Colonoscopy/ Gastroscopy

Colonoscopy and Gastroscopy are scope procedures used to assess the large intestine (colon and rectum) and stomach for common symptoms like blood in stools, irregular bowel habits, abdominal pain and bloatedness. The interior of the intestine and stomach is visualised with a high definition camera at the end of a flexible fibre-optic scope tube which is manoeuvred by the expert endoscopist for diagnosis and treatment.


Piles, also known as haemorrhoids, are naturally occurring anal cushions that help with stool control. Haemorrhoids cause bleeding, pain and swelling when they are diseased, often as a result of hard stools, straining and constipation. Treatment of piles include use of medications, rubber band ligation and surgery by a specialist.

Polyps: EMR, TEO

Colon polyps are growths from the intestinal lining and are precursors of colon cancer. They are commonly detected during colonoscopy and removal of polyps is the best means of cancer prevention. Polyps are usually removed by the use of instruments during colonoscopy; this is called polypectomy. Large colon and rectal polyps may require the use of specialised techniques called Endoscopic Mucosal Resection (EMR) and Trans-anal Endoscopic Operation (TEO), respectively.

Anal Fistula, Abscess, Fissure

Anal fistula, abscess and fissures are common problems causing anal pain. Anal fistula and abscesses are caused by infection within the glands of the anal canal, that often require surgical treatment by the colorectal surgeon for cure. Anal fissure is an anal tear that can result from constipation and hard stools, which results in severe pain on passing motion with muscular spasm. Non-healing fissures will need minor surgery to relief pain and aid healing.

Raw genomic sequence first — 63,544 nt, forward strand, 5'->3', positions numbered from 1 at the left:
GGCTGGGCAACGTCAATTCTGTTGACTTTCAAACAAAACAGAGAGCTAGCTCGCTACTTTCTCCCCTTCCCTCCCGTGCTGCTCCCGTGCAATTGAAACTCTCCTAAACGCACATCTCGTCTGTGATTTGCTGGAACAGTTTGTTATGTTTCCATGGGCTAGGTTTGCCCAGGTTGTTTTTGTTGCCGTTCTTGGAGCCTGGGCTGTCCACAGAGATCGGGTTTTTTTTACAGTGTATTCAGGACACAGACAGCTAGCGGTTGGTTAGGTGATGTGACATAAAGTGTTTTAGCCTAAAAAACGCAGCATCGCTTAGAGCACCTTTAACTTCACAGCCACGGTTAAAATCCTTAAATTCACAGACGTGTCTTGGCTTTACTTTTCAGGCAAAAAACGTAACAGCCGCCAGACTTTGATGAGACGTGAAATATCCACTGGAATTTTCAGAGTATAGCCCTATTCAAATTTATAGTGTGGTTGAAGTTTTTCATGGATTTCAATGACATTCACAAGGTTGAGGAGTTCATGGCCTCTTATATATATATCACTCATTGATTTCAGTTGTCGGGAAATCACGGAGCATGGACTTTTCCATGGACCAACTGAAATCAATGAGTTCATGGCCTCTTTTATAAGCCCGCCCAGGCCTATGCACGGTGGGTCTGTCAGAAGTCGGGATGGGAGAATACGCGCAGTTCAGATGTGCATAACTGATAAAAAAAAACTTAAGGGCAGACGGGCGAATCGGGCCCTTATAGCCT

Laparoscopic, Robotic Surgery

Laparoscopic or key-hole surgery involves the use of a camera and instruments inserted into the abdominal cavity via a few small incisions to visualise and treat common conditions like appendicitis, gallstones, and colon cancer. There is less pain, and faster post-operative recovery compared to traditional open surgery. Robotic surgery uses small robotic instruments which mimics the action of the human hand, and a robotic camera that can visualise the surgical field in 3D. Robotic rectal cancer surgery can enhance the surgical precision and minimise the potential side effects of surgery.

Colorectal Cancer

Colorectal cancer is the most common cancer in males and females in Singapore. It is one of the few cancers for which a cure is possible when diagnosed early. The key is in early detection by colonoscopy screening and assessment of symptoms like blood in stools and change of bowel habit. The current standard of treatment is surgery to remove the cancer, with addition of chemotherapy and/or radiotherapy for more advanced cancers.

Appendicitis, Diverticulitis